NB: PBT slides as interest charges surges by 113%

Proshare

Thursday, April 23, 2015 5:47 PM / FBN Capital Research

Event
: Nigerian Breweries reports Q1 2015 results

Implications: Potential downward revisions to consensus 2015 forecasts

Positives: Limited; opex declined by 5% y/y to N16.3bn

Negatives: Net interest charges increased by 113% y/y to N1.9bn

This afternoon, Nigerian Breweries (NB) published unconsolidated (ex-Consolidated Breweries [CB]) Q1 2015 results which showed that PAT of N10.1bn came in flattish y/y. Similar to NB’s Q4 results, the published numbers exclude those of the recently acquired CB. As such, our analysis is based on our assumed contribution of NB to our consolidated forecasts. Although sales of N70bn were up marginally by 1.4% y/y, PBT fell slightly by 1.8% y/y to N14.4bn mainly due to a 112.7% increase in net interest expense and a 59% y/y contraction in other income.

The negatives on both lines completely offset a 5.0% y/y contraction in opex and led to the reduction in PBT. Thanks to a 6.8% y/y reduction on the tax line, PAT came in flattish at N10.1bn. Sequentially, while sales fell by 2.4% q/q, PBT and PAT fell by much wider margins of 23.5% q/q and 20.4% q/q respectively. However, the q/q trends are not surprising since the Q4 quarter is seasonally the strongest quarter of the year. Compared with our forecasts, while sales missed by 1.9%, PBT missed by a wider margin of 14.1% due to a combination of factors including the weak topline relative to ours and because our net interest expense was around 36% higher.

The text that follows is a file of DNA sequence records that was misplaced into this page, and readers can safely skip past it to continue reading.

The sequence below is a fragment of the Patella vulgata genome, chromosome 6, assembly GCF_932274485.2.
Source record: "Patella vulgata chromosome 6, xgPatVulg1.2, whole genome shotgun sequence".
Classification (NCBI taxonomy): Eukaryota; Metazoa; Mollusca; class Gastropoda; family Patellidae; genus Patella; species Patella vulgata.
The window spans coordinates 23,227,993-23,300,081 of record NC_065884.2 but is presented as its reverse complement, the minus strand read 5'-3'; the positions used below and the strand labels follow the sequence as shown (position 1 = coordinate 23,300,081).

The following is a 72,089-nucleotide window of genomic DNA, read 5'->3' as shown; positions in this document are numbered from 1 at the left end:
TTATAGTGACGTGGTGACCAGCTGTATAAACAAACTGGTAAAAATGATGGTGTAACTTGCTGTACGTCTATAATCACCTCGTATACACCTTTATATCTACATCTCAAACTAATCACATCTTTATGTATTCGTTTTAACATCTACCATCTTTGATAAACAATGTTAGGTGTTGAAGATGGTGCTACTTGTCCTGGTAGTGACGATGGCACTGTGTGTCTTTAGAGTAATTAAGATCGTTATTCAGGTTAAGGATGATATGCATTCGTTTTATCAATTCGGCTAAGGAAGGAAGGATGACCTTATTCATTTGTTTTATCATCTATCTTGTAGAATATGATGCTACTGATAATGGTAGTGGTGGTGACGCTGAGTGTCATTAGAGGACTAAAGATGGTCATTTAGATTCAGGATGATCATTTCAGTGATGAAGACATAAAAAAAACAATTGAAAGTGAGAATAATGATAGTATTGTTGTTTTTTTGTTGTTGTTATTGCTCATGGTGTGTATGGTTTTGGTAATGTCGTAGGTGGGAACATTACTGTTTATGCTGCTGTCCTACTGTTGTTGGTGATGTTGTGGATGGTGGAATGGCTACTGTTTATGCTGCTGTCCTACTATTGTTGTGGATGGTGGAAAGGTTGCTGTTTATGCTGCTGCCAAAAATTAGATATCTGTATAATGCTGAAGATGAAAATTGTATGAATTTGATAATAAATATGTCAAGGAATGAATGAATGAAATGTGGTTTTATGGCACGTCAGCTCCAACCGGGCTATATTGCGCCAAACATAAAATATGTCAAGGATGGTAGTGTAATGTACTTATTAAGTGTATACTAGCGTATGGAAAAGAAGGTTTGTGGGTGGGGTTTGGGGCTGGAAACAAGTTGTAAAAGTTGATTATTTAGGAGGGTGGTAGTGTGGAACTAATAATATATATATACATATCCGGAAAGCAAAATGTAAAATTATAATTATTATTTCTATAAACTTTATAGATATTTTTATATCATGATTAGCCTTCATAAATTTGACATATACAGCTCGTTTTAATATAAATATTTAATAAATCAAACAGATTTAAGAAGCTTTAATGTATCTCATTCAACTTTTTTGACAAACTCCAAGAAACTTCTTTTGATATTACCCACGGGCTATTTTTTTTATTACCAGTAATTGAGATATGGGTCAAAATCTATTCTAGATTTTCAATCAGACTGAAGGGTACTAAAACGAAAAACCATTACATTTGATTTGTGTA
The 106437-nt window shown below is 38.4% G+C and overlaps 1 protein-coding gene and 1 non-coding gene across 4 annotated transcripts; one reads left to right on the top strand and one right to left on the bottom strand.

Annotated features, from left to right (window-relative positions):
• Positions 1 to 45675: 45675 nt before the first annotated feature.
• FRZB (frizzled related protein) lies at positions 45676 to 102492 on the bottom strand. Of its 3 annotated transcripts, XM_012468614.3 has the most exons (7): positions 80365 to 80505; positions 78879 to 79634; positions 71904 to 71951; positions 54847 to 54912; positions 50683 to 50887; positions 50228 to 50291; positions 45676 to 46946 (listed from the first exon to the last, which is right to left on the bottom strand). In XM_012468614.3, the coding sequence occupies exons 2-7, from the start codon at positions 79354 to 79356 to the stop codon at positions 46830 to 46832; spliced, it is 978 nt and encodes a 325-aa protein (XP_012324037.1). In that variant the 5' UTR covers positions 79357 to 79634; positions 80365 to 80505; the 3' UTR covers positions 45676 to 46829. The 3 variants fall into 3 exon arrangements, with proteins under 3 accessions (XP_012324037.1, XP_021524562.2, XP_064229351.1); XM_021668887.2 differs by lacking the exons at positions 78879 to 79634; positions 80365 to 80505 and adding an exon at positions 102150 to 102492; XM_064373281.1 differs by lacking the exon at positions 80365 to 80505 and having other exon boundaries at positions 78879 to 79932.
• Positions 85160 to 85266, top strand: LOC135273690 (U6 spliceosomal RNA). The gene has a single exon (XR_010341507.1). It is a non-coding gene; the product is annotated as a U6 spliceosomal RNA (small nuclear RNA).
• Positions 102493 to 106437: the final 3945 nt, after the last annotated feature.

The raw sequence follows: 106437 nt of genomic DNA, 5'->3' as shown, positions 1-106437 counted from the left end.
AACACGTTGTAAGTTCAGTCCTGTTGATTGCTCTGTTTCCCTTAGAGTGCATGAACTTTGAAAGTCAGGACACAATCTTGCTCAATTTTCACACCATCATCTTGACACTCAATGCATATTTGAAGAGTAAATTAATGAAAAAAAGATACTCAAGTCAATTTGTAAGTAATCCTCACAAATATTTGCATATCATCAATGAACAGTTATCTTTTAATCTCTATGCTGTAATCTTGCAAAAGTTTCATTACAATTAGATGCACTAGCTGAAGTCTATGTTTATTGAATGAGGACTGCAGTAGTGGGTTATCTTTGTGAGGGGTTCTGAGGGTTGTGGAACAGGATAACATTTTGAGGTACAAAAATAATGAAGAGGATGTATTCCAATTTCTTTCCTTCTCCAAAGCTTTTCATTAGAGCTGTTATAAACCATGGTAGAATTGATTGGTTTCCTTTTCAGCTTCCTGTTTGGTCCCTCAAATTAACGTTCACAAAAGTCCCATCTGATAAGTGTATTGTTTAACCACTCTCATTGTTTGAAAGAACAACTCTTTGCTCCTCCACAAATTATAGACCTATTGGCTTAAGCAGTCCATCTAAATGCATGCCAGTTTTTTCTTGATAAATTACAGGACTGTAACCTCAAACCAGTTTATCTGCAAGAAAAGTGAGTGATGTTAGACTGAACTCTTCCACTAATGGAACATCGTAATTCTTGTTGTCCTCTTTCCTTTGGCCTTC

Nigerian Breweries Q1 2015 results: actual vs. FBN Capital Research estimates (N millions)



NB’s Q1 results indicate that beer demand is yet to recover from the prevailing headwinds including the tough macro environment and the weak consumer discretionary spend. In addition, down-trading by consumers to cheaper value brands continues to hurt the two largest brewers, NB and Guinness Nigeria, whose flagship brands are in the mainstream and premium segments respectively. While NB now has more exposure to the value brand segment, mainly through acquisitions, we believe that its sales growth was most likely constrained by a volume–price mix, with volumes skewed in favour of the value brands. In a bid to grow volumes and tap into the herbal spirits market, which has seen phenomenal growth since last year, NB recently launched the ACE roots herbal brand to directly compete with the Orijin brand of its closest rival, Guinness Nigeria. Orijin’s marked success has seen it contribute strongly to Guinness’ unit volume and profits. At this point, it is too early to tell how successful Ace’s entry into the market has been.


Consensus 2015 PBT forecast for the consolidated entity (NB and CB) is N72bn. Given that consensus forecast for CB is not available, if we assume that our Consolidated Breweries PBT forecast of around N3.0bn is close to consensus and strip it out from NB’s consensus 2015 PBT forecast, we believe NB’s standalone Q1 PBT came in weaker than the market was expecting. As such, we would expect to see slight downward revisions to consensus full year PBT forecast for NB. Ytd, NB shares have outperformed the index. The shares are down marginally by -0.5% ytd compared with the -7.4% ytd return delivered by the index. At current levels, Nigerian Breweries (including CB) shares are trading on a 2015 P/E multiple of 23.6x for 19% EPS growth in 2016E. We find this more compelling than the 36.1x 2015 (end-June) P/E multiple for 25% EPS growth (due to weak comparables) that rival Guinness Nigeria is trading on.    

 

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